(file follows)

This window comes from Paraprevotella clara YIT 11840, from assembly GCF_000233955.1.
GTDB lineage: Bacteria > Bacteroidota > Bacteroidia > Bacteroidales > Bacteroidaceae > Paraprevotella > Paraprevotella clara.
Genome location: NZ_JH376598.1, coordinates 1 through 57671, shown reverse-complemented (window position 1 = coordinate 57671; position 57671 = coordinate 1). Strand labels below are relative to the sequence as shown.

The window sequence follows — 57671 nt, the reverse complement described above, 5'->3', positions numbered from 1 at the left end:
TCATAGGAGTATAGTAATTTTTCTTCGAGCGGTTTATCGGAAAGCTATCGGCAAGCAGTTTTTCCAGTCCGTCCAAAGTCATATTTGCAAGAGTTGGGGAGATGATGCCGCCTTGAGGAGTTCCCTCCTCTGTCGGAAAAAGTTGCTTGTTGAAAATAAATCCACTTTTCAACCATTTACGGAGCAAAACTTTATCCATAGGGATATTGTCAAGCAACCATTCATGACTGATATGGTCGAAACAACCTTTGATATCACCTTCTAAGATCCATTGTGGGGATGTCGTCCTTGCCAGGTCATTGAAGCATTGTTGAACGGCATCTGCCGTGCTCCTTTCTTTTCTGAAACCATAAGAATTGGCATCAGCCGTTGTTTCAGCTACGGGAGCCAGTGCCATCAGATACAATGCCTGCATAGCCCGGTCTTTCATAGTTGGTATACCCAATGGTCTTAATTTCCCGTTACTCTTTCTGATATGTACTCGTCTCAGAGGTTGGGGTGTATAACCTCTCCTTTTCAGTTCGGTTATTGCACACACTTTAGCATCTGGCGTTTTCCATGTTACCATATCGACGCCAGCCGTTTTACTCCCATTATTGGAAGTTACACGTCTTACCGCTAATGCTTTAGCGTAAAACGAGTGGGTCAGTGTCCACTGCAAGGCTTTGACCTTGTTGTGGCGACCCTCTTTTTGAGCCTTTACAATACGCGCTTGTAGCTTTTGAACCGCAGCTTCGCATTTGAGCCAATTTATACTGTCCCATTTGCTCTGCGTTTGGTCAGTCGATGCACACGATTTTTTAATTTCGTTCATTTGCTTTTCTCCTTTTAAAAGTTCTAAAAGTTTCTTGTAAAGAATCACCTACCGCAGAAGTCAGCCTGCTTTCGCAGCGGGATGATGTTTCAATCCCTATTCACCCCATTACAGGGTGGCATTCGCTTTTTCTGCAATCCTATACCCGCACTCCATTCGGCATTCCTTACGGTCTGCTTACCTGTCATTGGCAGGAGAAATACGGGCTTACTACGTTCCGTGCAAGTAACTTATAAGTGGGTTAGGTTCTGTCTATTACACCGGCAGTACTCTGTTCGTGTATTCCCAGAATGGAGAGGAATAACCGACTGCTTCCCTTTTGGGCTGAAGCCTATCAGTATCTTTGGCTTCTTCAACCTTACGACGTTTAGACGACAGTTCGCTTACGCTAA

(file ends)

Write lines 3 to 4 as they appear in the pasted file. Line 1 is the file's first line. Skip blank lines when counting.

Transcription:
Genome location: NZ_JH376598.1, coordinates 1 through 57671, shown reverse-complemented (window position 1 = coordinate 57671; position 57671 = coordinate 1). Strand labels below are relative to the sequence as shown.

The window sequence follows — 57671 nt, the reverse complement described above, 5'->3', positions numbered from 1 at the left end: